Fishing Offshore In A Flats Boat (With Flats Fishing Gear)

Are you able to take a small flats boat offshore to target larger fish around underwater structures and oil rigs?

Under what conditions are the best time to do this type of fishing?

Check out this awesome trip to an oil rig for some offshore cobia and red snapper!

Learn m0re here!!

Fishing Offshore Structure In A Flats Boat

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Fishing offshore oil rigs can produce lots of fish that like to hang tight to the structure where they feel comfortable.

It is worth setting a drift down current, away from the oil rig after testing out the rig itself.

Sometimes when you are out fishing the deep oil rigs, fish will move and set up down current.

Fishing offshore in a smaller vessel like a flats boat is definitely possible and can yield great results!

Be sure to pick your days right and find a nice, calm time to set out offshore and target larger fish around structures.

Fishing Offshore Structure In A Flats Boat [VIDEO]

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Conclusion

Fishing offshore is limited to those that do not have the vessel to get them out there, but if you keep an eye on the weather and conditions, you can get yourself out there on a flats boat to catch big fish.

Oil rigs and structures provide places for fish to feed, feel safe, and hold throughout the year and are great places to bottom jig and hook into large fish.

Be sure to be safe and use proper judgment if you are going to fish offshore in a flats boat!!

Do you have any further questions on fishing offshore?

Let me know down in the comments!

And if you know someone who wants to learn more about fishing offshore, please TAG or SHARE this with them!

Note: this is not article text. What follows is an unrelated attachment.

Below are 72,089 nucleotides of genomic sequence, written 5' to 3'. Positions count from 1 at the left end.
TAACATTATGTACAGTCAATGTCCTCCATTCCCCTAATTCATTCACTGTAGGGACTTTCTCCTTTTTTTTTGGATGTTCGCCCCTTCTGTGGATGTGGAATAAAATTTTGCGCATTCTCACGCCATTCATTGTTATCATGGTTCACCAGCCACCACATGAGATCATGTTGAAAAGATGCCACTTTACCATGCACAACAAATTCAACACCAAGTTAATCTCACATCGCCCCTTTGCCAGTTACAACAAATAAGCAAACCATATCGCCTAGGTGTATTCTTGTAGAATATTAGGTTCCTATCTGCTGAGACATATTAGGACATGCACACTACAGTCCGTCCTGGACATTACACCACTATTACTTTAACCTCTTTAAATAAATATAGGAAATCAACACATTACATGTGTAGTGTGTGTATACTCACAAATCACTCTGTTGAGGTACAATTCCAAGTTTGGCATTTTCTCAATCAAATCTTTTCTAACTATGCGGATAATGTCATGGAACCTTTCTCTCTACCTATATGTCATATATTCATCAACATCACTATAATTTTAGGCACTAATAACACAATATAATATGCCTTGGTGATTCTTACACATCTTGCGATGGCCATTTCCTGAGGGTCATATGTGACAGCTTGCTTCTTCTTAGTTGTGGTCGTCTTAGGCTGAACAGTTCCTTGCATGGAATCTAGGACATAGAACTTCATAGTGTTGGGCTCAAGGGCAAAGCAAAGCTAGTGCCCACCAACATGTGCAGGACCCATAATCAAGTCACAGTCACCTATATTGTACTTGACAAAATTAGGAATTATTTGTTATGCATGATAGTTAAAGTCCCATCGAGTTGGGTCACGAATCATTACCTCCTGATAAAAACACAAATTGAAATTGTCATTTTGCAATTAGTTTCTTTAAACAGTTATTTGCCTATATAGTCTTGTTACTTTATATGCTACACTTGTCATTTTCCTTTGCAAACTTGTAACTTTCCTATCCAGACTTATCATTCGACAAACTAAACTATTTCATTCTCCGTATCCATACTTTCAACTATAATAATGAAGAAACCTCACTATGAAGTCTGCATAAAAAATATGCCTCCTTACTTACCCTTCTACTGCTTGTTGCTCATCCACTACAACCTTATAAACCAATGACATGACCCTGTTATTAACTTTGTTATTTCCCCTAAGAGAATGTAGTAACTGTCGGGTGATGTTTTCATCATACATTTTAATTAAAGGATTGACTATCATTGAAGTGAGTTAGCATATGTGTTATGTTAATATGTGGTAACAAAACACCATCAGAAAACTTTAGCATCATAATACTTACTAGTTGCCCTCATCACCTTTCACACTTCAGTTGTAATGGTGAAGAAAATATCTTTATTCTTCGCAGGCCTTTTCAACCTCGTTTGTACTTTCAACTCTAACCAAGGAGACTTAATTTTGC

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Jim
5 months ago

Ha Wyatt, as usual, great video. I would like to see you do a video about that boat. How you have it rigged, etc. for inshore fishing. I have a boat for offshore, on a nice day, but it is too big for inshore. I, and I am sure others, am interested in finding a small, simple, easy to rig and maintain,skiff that won’t deplete the grandkids college fund to buy.

brian ragan
5 months ago

I have been fishing offshore for years and at one time I dabbled in the charter business. Still have my USCG 100 ton license. Some things concerning safety needed to be added to this video. I have assisted in more than one offshore rescue scenario and things can get crazy out there quickly, even in a bigger boat. Any boat leaving site of land should have or do the following:

1) Functional VHF radio. A hand held is better than nothing but they work on line of sight so the Coast Guard may hear you but you wont be able to hear them. I have been the relay between a vessel with a poor VHF and the USCG before. There will be a protocol that involves communication from both parties. Get the tallest antennae you can reasonably put on your boat.